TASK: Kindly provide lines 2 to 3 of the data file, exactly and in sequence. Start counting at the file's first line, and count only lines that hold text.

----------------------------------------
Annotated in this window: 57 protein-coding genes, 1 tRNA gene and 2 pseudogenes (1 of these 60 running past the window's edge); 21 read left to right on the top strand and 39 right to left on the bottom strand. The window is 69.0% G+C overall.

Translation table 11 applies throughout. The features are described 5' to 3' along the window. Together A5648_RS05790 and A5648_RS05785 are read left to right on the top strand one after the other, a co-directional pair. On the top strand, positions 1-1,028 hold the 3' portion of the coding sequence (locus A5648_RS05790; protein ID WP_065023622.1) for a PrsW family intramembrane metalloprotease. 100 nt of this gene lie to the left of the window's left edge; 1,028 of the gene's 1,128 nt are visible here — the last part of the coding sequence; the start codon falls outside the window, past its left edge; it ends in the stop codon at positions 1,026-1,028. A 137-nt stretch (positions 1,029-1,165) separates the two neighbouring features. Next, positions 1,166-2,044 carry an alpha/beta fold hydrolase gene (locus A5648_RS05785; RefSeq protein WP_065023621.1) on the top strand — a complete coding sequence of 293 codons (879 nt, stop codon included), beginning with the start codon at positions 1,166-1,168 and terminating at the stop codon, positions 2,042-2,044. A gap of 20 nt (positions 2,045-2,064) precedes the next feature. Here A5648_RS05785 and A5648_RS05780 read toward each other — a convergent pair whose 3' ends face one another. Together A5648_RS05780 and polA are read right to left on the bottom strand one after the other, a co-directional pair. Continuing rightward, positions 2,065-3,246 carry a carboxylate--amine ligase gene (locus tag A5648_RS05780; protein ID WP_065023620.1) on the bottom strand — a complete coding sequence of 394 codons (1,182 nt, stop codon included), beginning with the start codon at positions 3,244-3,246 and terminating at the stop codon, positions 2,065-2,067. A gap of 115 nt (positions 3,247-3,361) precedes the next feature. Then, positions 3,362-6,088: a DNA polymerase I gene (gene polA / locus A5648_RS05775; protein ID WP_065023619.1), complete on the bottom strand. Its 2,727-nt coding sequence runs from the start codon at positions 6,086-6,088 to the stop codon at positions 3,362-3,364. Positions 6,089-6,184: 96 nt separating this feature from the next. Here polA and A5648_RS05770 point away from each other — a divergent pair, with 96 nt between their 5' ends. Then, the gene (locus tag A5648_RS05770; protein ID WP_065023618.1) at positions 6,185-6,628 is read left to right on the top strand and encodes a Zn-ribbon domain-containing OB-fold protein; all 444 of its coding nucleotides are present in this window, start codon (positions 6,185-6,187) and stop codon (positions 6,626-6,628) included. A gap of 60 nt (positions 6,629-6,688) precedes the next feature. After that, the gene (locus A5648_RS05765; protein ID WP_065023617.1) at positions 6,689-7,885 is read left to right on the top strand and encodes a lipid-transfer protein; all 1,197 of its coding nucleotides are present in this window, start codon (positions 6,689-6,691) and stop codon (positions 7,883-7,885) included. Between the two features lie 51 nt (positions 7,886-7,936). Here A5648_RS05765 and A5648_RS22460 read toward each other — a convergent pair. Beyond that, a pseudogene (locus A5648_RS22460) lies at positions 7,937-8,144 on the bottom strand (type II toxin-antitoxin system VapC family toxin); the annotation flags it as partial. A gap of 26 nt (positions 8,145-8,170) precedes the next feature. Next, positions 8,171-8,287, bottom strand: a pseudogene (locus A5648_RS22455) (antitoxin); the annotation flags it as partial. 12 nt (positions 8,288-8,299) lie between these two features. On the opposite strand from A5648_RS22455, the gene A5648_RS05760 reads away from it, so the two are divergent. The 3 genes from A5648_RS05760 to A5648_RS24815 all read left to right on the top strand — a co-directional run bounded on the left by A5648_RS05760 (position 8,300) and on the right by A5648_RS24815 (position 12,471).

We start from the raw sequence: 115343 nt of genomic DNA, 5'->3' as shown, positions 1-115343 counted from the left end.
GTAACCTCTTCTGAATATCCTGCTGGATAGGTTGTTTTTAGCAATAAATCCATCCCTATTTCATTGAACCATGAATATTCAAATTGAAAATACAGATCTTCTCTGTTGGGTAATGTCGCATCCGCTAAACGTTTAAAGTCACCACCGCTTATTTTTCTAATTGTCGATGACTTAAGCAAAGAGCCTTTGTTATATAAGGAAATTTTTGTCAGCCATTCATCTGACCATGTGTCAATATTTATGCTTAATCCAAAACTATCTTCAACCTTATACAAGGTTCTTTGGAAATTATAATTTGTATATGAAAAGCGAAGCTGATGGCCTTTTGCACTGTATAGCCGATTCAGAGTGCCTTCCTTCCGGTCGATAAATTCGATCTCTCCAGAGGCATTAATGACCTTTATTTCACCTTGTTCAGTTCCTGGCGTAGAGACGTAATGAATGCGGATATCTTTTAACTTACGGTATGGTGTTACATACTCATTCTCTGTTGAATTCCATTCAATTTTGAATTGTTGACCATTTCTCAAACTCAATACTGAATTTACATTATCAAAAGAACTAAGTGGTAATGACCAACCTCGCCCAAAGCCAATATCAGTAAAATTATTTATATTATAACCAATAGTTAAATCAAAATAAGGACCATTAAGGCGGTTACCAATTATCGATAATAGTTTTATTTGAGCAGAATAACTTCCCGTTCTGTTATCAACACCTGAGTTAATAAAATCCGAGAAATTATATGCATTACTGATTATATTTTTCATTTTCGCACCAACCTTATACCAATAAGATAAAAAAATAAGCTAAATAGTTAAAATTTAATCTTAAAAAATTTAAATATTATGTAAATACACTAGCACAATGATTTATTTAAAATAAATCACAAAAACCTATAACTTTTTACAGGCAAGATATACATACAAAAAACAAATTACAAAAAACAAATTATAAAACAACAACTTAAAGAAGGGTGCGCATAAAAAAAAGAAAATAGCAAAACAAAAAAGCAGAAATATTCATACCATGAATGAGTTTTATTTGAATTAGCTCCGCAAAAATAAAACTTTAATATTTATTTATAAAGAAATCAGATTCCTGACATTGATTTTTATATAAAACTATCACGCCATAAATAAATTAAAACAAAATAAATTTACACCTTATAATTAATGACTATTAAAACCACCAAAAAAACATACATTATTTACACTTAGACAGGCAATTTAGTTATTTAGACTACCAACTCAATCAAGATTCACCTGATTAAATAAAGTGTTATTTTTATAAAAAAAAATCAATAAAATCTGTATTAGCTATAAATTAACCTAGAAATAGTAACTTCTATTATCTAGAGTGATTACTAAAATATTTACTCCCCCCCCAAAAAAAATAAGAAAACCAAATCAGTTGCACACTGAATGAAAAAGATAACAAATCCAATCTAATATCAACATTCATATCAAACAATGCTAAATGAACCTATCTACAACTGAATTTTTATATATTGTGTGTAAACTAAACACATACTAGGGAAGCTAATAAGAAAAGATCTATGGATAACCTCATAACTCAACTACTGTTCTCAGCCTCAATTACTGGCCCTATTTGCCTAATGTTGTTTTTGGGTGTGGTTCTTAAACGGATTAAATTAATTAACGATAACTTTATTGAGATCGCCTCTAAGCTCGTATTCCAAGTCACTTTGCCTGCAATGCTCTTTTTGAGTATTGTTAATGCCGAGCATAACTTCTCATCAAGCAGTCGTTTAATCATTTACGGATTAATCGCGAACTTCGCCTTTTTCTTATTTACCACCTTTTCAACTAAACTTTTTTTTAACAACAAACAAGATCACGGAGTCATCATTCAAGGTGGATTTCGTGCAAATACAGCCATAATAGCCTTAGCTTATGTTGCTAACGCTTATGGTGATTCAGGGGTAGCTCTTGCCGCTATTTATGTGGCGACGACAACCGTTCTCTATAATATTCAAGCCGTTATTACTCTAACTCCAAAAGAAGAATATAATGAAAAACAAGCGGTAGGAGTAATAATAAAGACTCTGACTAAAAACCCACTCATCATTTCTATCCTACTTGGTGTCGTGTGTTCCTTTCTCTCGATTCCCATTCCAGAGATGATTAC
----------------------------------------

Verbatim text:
Translation table 11 applies throughout. The features are described 5' to 3' along the window. Together A5648_RS05790 and A5648_RS05785 are read left to right on the top strand one after the other, a co-directional pair. On the top strand, positions 1-1,028 hold the 3' portion of the coding sequence (locus A5648_RS05790; protein ID WP_065023622.1) for a PrsW family intramembrane metalloprotease. 100 nt of this gene lie to the left of the window's left edge; 1,028 of the gene's 1,128 nt are visible here — the last part of the coding sequence; the start codon falls outside the window, past its left edge; it ends in the stop codon at positions 1,026-1,028. A 137-nt stretch (positions 1,029-1,165) separates the two neighbouring features. Next, positions 1,166-2,044 carry an alpha/beta fold hydrolase gene (locus A5648_RS05785; RefSeq protein WP_065023621.1) on the top strand — a complete coding sequence of 293 codons (879 nt, stop codon included), beginning with the start codon at positions 1,166-1,168 and terminating at the stop codon, positions 2,042-2,044. A gap of 20 nt (positions 2,045-2,064) precedes the next feature. Here A5648_RS05785 and A5648_RS05780 read toward each other — a convergent pair whose 3' ends face one another. Together A5648_RS05780 and polA are read right to left on the bottom strand one after the other, a co-directional pair. Continuing rightward, positions 2,065-3,246 carry a carboxylate--amine ligase gene (locus tag A5648_RS05780; protein ID WP_065023620.1) on the bottom strand — a complete coding sequence of 394 codons (1,182 nt, stop codon included), beginning with the start codon at positions 3,244-3,246 and terminating at the stop codon, positions 2,065-2,067. A gap of 115 nt (positions 3,247-3,361) precedes the next feature. Then, positions 3,362-6,088: a DNA polymerase I gene (gene polA / locus A5648_RS05775; protein ID WP_065023619.1), complete on the bottom strand. Its 2,727-nt coding sequence runs from the start codon at positions 6,086-6,088 to the stop codon at positions 3,362-3,364. Positions 6,089-6,184: 96 nt separating this feature from the next. Here polA and A5648_RS05770 point away from each other — a divergent pair, with 96 nt between their 5' ends. Then, the gene (locus tag A5648_RS05770; protein ID WP_065023618.1) at positions 6,185-6,628 is read left to right on the top strand and encodes a Zn-ribbon domain-containing OB-fold protein; all 444 of its coding nucleotides are present in this window, start codon (positions 6,185-6,187) and stop codon (positions 6,626-6,628) included. A gap of 60 nt (positions 6,629-6,688) precedes the next feature. After that, the gene (locus A5648_RS05765; protein ID WP_065023617.1) at positions 6,689-7,885 is read left to right on the top strand and encodes a lipid-transfer protein; all 1,197 of its coding nucleotides are present in this window, start codon (positions 6,689-6,691) and stop codon (positions 7,883-7,885) included. Between the two features lie 51 nt (positions 7,886-7,936). Here A5648_RS05765 and A5648_RS22460 read toward each other — a convergent pair. Beyond that, a pseudogene (locus A5648_RS22460) lies at positions 7,937-8,144 on the bottom strand (type II toxin-antitoxin system VapC family toxin); the annotation flags it as partial. A gap of 26 nt (positions 8,145-8,170) precedes the next feature. Next, positions 8,171-8,287, bottom strand: a pseudogene (locus A5648_RS22455) (antitoxin); the annotation flags it as partial. 12 nt (positions 8,288-8,299) lie between these two features. On the opposite strand from A5648_RS22455, the gene A5648_RS05760 reads away from it, so the two are divergent. The 3 genes from A5648_RS05760 to A5648_RS24815 all read left to right on the top strand — a co-directional run bounded on the left by A5648_RS05760 (position 8,300) and on the right by A5648_RS24815 (position 12,471).

We start from the raw sequence: 115343 nt of genomic DNA, 5'->3' as shown, positions 1-115343 counted from the left end.